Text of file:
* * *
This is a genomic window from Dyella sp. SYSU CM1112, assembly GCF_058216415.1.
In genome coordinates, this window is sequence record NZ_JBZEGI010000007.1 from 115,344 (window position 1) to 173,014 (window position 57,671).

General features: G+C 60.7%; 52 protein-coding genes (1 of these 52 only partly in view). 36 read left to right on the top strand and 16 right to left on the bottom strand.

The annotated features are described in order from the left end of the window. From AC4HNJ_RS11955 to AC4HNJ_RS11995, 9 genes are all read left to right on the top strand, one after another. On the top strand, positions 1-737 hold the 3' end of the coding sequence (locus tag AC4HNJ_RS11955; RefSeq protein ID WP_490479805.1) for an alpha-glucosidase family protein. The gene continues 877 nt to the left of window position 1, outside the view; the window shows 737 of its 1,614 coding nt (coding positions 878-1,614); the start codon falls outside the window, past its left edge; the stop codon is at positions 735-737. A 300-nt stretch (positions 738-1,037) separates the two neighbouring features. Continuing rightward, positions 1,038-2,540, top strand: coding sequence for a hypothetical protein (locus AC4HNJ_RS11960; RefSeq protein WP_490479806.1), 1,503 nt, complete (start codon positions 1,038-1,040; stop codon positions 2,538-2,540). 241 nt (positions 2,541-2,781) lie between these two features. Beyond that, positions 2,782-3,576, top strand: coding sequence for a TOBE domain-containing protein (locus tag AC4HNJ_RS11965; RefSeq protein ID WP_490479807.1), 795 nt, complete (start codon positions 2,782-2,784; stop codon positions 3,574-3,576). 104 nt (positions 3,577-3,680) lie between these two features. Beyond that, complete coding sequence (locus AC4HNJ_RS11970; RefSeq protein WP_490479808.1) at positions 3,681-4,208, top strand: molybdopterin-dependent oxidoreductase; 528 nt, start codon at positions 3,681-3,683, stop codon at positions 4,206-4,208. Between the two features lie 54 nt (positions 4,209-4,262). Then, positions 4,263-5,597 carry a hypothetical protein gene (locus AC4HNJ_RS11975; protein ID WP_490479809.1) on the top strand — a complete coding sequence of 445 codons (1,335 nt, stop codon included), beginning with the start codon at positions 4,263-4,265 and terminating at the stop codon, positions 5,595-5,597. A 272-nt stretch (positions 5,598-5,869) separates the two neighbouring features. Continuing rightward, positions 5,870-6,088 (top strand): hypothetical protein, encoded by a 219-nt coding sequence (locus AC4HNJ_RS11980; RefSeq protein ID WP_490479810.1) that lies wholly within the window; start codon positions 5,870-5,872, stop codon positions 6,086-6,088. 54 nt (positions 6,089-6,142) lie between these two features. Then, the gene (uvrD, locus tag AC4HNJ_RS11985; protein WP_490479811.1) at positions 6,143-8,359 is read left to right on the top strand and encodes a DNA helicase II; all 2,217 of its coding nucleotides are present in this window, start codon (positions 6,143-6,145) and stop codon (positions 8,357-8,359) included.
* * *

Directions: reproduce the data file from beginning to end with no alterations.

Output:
This is a genomic window from Dyella sp. SYSU CM1112, assembly GCF_058216415.1.
In genome coordinates, this window is sequence record NZ_JBZEGI010000007.1 from 115,344 (window position 1) to 173,014 (window position 57,671).

General features: G+C 60.7%; 52 protein-coding genes (1 of these 52 only partly in view). 36 read left to right on the top strand and 16 right to left on the bottom strand.

The annotated features are described in order from the left end of the window. From AC4HNJ_RS11955 to AC4HNJ_RS11995, 9 genes are all read left to right on the top strand, one after another. On the top strand, positions 1-737 hold the 3' end of the coding sequence (locus tag AC4HNJ_RS11955; RefSeq protein ID WP_490479805.1) for an alpha-glucosidase family protein. The gene continues 877 nt to the left of window position 1, outside the view; the window shows 737 of its 1,614 coding nt (coding positions 878-1,614); the start codon falls outside the window, past its left edge; the stop codon is at positions 735-737. A 300-nt stretch (positions 738-1,037) separates the two neighbouring features. Continuing rightward, positions 1,038-2,540, top strand: coding sequence for a hypothetical protein (locus AC4HNJ_RS11960; RefSeq protein WP_490479806.1), 1,503 nt, complete (start codon positions 1,038-1,040; stop codon positions 2,538-2,540). 241 nt (positions 2,541-2,781) lie between these two features. Beyond that, positions 2,782-3,576, top strand: coding sequence for a TOBE domain-containing protein (locus tag AC4HNJ_RS11965; RefSeq protein ID WP_490479807.1), 795 nt, complete (start codon positions 2,782-2,784; stop codon positions 3,574-3,576). 104 nt (positions 3,577-3,680) lie between these two features. Beyond that, complete coding sequence (locus AC4HNJ_RS11970; RefSeq protein WP_490479808.1) at positions 3,681-4,208, top strand: molybdopterin-dependent oxidoreductase; 528 nt, start codon at positions 3,681-3,683, stop codon at positions 4,206-4,208. Between the two features lie 54 nt (positions 4,209-4,262). Then, positions 4,263-5,597 carry a hypothetical protein gene (locus AC4HNJ_RS11975; protein ID WP_490479809.1) on the top strand — a complete coding sequence of 445 codons (1,335 nt, stop codon included), beginning with the start codon at positions 4,263-4,265 and terminating at the stop codon, positions 5,595-5,597. A 272-nt stretch (positions 5,598-5,869) separates the two neighbouring features. Continuing rightward, positions 5,870-6,088 (top strand): hypothetical protein, encoded by a 219-nt coding sequence (locus AC4HNJ_RS11980; RefSeq protein ID WP_490479810.1) that lies wholly within the window; start codon positions 5,870-5,872, stop codon positions 6,086-6,088. 54 nt (positions 6,089-6,142) lie between these two features. Then, the gene (uvrD, locus tag AC4HNJ_RS11985; protein WP_490479811.1) at positions 6,143-8,359 is read left to right on the top strand and encodes a DNA helicase II; all 2,217 of its coding nucleotides are present in this window, start codon (positions 6,143-6,145) and stop codon (positions 8,357-8,359) included.